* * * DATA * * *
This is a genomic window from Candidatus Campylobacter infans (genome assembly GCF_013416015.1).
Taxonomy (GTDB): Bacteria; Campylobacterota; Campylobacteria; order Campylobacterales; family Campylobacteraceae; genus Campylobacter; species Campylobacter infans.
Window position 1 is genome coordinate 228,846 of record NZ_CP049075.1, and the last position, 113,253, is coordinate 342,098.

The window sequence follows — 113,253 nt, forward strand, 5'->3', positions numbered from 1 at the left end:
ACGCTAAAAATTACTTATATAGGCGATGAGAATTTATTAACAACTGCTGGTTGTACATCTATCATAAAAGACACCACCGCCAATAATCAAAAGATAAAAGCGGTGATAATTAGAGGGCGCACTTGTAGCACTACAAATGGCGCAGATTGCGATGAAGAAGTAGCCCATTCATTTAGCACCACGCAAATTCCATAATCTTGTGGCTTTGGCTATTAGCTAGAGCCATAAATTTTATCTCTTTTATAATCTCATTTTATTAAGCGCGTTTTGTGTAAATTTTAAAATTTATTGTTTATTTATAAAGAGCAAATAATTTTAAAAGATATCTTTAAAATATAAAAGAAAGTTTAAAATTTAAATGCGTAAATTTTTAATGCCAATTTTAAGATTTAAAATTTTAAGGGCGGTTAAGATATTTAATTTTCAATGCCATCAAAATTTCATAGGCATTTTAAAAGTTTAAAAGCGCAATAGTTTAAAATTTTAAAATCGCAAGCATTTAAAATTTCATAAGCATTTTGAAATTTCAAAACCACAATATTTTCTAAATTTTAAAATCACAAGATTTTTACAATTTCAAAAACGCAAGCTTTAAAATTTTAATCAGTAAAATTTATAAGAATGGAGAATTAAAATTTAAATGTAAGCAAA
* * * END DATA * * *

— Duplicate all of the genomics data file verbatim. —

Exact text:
This is a genomic window from Candidatus Campylobacter infans (genome assembly GCF_013416015.1).
Taxonomy (GTDB): Bacteria; Campylobacterota; Campylobacteria; order Campylobacterales; family Campylobacteraceae; genus Campylobacter; species Campylobacter infans.
Window position 1 is genome coordinate 228,846 of record NZ_CP049075.1, and the last position, 113,253, is coordinate 342,098.

The window sequence follows — 113,253 nt, forward strand, 5'->3', positions numbered from 1 at the left end:
ACGCTAAAAATTACTTATATAGGCGATGAGAATTTATTAACAACTGCTGGTTGTACATCTATCATAAAAGACACCACCGCCAATAATCAAAAGATAAAAGCGGTGATAATTAGAGGGCGCACTTGTAGCACTACAAATGGCGCAGATTGCGATGAAGAAGTAGCCCATTCATTTAGCACCACGCAAATTCCATAATCTTGTGGCTTTGGCTATTAGCTAGAGCCATAAATTTTATCTCTTTTATAATCTCATTTTATTAAGCGCGTTTTGTGTAAATTTTAAAATTTATTGTTTATTTATAAAGAGCAAATAATTTTAAAAGATATCTTTAAAATATAAAAGAAAGTTTAAAATTTAAATGCGTAAATTTTTAATGCCAATTTTAAGATTTAAAATTTTAAGGGCGGTTAAGATATTTAATTTTCAATGCCATCAAAATTTCATAGGCATTTTAAAAGTTTAAAAGCGCAATAGTTTAAAATTTTAAAATCGCAAGCATTTAAAATTTCATAAGCATTTTGAAATTTCAAAACCACAATATTTTCTAAATTTTAAAATCACAAGATTTTTACAATTTCAAAAACGCAAGCTTTAAAATTTTAATCAGTAAAATTTATAAGAATGGAGAATTAAAATTTAAATGTAAGCAAA